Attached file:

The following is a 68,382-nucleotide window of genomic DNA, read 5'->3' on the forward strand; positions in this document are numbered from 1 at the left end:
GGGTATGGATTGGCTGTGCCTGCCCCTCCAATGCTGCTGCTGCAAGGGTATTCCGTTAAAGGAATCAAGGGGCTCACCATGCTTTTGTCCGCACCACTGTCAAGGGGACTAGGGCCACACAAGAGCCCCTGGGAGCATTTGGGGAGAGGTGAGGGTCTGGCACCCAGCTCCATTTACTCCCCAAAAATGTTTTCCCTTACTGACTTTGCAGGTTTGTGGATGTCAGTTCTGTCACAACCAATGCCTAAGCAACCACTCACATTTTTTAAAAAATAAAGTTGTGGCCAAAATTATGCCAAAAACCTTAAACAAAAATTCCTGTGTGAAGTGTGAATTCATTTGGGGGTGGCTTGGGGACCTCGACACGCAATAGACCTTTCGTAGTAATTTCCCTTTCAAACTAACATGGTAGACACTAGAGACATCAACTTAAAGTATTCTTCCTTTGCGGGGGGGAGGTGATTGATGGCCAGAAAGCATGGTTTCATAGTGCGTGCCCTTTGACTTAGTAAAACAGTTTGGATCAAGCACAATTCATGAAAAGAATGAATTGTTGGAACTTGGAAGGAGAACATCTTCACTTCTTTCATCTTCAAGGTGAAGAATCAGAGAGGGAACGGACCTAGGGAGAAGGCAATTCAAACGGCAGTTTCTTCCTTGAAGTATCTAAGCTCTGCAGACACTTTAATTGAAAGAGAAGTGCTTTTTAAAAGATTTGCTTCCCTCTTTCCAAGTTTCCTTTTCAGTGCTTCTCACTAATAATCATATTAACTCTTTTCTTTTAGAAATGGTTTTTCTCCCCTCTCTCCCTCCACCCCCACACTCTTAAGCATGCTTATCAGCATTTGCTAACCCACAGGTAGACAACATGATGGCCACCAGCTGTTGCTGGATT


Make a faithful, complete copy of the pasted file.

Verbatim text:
The following is a 68,382-nucleotide window of genomic DNA, read 5'->3' on the forward strand; positions in this document are numbered from 1 at the left end:
GGGTATGGATTGGCTGTGCCTGCCCCTCCAATGCTGCTGCTGCAAGGGTATTCCGTTAAAGGAATCAAGGGGCTCACCATGCTTTTGTCCGCACCACTGTCAAGGGGACTAGGGCCACACAAGAGCCCCTGGGAGCATTTGGGGAGAGGTGAGGGTCTGGCACCCAGCTCCATTTACTCCCCAAAAATGTTTTCCCTTACTGACTTTGCAGGTTTGTGGATGTCAGTTCTGTCACAACCAATGCCTAAGCAACCACTCACATTTTTTAAAAAATAAAGTTGTGGCCAAAATTATGCCAAAAACCTTAAACAAAAATTCCTGTGTGAAGTGTGAATTCATTTGGGGGTGGCTTGGGGACCTCGACACGCAATAGACCTTTCGTAGTAATTTCCCTTTCAAACTAACATGGTAGACACTAGAGACATCAACTTAAAGTATTCTTCCTTTGCGGGGGGGAGGTGATTGATGGCCAGAAAGCATGGTTTCATAGTGCGTGCCCTTTGACTTAGTAAAACAGTTTGGATCAAGCACAATTCATGAAAAGAATGAATTGTTGGAACTTGGAAGGAGAACATCTTCACTTCTTTCATCTTCAAGGTGAAGAATCAGAGAGGGAACGGACCTAGGGAGAAGGCAATTCAAACGGCAGTTTCTTCCTTGAAGTATCTAAGCTCTGCAGACACTTTAATTGAAAGAGAAGTGCTTTTTAAAAGATTTGCTTCCCTCTTTCCAAGTTTCCTTTTCAGTGCTTCTCACTAATAATCATATTAACTCTTTTCTTTTAGAAATGGTTTTTCTCCCCTCTCTCCCTCCACCCCCACACTCTTAAGCATGCTTATCAGCATTTGCTAACCCACAGGTAGACAACATGATGGCCACCAGCTGTTGCTGGATT